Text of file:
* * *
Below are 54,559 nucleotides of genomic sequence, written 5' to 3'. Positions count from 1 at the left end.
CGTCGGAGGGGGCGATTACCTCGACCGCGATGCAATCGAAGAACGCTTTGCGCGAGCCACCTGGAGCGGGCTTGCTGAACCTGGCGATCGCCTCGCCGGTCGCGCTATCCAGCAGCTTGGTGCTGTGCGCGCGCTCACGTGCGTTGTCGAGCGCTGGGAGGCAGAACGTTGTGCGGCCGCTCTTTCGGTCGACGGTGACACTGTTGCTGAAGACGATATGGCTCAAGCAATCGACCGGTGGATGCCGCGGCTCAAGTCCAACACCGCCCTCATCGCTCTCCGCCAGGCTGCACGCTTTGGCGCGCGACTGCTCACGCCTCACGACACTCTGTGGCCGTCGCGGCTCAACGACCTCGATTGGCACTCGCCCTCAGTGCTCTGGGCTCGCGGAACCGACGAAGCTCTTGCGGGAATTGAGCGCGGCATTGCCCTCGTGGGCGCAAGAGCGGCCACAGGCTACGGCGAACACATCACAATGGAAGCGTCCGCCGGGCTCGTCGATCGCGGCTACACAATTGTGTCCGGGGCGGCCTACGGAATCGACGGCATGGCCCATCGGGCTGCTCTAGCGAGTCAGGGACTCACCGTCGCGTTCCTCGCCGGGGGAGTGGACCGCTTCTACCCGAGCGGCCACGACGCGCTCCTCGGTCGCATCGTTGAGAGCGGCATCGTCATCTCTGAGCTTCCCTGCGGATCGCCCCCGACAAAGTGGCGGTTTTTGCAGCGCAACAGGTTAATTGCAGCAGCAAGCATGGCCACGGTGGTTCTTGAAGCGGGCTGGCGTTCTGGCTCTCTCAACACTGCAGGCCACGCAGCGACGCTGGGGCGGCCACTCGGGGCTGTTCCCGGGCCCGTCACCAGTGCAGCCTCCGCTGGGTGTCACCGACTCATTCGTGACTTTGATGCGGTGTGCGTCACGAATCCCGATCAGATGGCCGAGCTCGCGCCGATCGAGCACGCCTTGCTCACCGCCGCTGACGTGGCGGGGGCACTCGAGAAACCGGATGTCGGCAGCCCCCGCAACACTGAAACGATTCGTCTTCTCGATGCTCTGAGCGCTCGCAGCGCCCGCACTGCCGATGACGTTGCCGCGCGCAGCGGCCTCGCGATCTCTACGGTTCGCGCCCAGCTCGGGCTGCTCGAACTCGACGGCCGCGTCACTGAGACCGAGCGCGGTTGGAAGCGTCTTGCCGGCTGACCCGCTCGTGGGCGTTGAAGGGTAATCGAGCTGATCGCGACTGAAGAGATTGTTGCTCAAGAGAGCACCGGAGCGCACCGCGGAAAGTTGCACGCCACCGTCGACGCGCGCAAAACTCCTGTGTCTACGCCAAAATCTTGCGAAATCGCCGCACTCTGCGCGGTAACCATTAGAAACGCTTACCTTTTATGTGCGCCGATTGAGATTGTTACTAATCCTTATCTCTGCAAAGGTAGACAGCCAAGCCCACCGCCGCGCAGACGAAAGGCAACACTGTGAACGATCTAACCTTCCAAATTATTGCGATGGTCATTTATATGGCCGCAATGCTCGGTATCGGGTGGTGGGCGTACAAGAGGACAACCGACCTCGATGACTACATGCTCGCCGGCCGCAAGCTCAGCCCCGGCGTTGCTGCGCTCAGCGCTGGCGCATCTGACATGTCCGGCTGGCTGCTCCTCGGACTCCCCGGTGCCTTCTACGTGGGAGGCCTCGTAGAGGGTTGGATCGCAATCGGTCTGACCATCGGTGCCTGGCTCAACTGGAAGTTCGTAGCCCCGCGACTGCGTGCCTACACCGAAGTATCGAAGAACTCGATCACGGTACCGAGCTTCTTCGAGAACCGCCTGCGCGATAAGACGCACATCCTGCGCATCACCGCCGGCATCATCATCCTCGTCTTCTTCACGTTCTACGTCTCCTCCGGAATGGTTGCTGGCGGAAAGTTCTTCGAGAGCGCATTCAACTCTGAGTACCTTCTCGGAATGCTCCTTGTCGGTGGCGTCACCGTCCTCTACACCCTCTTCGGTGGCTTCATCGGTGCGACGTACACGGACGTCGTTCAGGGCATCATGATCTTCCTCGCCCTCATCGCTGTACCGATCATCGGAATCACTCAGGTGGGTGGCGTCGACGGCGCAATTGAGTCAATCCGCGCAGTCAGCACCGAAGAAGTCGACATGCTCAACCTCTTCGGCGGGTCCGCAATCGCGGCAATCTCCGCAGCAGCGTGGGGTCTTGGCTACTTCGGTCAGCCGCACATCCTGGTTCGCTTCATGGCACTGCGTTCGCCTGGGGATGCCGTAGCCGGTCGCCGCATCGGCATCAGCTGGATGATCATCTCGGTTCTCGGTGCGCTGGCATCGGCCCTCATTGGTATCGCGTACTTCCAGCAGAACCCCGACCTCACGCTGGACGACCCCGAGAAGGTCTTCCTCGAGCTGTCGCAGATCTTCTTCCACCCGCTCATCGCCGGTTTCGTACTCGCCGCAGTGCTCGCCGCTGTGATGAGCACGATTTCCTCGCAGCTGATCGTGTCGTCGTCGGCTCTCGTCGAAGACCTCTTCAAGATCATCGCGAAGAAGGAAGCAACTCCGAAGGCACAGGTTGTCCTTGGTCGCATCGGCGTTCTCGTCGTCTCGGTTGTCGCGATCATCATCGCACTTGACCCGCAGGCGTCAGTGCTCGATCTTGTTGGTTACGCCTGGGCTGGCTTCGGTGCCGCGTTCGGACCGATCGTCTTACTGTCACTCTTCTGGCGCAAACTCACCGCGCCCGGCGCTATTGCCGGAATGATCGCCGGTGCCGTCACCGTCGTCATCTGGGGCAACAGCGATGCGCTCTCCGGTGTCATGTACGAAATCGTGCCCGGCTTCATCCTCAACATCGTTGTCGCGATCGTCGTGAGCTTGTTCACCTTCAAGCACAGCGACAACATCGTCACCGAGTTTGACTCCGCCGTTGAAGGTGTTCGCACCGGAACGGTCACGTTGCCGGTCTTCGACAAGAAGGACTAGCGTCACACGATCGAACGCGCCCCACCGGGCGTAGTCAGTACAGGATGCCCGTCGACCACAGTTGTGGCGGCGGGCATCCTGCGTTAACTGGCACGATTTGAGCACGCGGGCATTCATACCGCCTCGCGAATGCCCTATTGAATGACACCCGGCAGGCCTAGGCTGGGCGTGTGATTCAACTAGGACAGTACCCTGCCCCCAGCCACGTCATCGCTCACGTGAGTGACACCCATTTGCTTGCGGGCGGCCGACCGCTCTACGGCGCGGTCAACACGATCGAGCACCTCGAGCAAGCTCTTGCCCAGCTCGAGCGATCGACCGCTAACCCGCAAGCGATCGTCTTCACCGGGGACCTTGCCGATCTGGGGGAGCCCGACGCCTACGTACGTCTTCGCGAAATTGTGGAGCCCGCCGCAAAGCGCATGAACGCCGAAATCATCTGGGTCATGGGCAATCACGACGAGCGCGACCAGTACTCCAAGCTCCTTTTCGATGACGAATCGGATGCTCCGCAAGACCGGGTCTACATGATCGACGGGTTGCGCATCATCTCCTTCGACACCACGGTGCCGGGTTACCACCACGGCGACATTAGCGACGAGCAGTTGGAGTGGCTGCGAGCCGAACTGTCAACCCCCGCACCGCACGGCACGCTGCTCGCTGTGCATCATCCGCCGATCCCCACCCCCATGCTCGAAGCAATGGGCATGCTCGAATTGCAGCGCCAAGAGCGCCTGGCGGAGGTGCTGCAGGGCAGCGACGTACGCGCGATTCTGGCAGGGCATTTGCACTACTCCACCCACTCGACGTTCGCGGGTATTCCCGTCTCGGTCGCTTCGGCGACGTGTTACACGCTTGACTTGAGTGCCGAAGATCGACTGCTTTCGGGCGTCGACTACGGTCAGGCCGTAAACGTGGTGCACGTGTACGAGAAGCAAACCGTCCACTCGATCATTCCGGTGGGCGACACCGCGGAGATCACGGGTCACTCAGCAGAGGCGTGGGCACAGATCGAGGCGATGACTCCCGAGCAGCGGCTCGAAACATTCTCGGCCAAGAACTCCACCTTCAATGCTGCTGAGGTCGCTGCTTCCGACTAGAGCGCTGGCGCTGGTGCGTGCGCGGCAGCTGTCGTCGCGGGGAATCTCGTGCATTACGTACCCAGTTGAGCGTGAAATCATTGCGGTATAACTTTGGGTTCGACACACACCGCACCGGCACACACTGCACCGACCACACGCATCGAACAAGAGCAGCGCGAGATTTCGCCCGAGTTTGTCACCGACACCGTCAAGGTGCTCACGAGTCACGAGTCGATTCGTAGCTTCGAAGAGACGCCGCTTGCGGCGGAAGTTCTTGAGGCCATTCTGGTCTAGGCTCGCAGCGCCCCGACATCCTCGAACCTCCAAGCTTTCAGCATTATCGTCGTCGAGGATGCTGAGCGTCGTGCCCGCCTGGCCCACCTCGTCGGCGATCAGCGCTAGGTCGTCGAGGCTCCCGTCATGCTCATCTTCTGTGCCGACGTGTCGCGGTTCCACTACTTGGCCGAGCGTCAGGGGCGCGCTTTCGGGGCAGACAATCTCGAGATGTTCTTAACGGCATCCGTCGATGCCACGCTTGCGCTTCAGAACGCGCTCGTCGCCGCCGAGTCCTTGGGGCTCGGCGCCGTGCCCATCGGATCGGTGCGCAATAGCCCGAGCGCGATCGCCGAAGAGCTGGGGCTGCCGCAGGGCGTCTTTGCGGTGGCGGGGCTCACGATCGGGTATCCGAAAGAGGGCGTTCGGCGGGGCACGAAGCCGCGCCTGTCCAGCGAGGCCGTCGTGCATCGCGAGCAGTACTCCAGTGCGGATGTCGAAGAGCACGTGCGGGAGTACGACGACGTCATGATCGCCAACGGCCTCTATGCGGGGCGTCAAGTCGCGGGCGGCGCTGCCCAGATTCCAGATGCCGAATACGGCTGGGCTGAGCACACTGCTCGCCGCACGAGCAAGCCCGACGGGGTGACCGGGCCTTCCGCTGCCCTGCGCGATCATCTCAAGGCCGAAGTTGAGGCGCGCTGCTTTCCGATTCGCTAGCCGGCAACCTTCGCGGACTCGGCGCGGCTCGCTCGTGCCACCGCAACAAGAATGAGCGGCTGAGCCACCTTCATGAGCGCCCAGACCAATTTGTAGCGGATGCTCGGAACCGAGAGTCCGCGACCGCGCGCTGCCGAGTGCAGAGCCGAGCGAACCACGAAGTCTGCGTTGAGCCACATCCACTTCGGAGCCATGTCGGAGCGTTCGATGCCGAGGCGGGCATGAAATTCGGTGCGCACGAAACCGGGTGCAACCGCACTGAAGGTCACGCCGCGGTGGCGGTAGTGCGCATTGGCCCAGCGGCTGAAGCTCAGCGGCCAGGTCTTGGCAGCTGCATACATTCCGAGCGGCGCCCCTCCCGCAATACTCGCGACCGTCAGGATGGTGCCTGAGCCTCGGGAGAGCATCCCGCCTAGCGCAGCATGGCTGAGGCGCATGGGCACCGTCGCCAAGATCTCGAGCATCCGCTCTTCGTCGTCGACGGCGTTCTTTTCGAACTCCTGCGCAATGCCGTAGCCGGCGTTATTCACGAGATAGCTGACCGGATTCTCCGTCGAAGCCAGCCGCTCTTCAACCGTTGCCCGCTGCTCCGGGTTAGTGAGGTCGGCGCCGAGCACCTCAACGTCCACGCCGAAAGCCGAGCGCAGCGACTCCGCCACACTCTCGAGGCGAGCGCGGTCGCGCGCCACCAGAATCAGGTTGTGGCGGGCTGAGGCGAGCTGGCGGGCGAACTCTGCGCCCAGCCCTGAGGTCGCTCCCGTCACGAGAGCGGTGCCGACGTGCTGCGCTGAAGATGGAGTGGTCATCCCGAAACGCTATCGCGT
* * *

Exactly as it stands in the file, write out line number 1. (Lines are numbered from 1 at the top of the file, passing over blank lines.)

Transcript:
Below are 54,559 nucleotides of genomic sequence, written 5' to 3'. Positions count from 1 at the left end.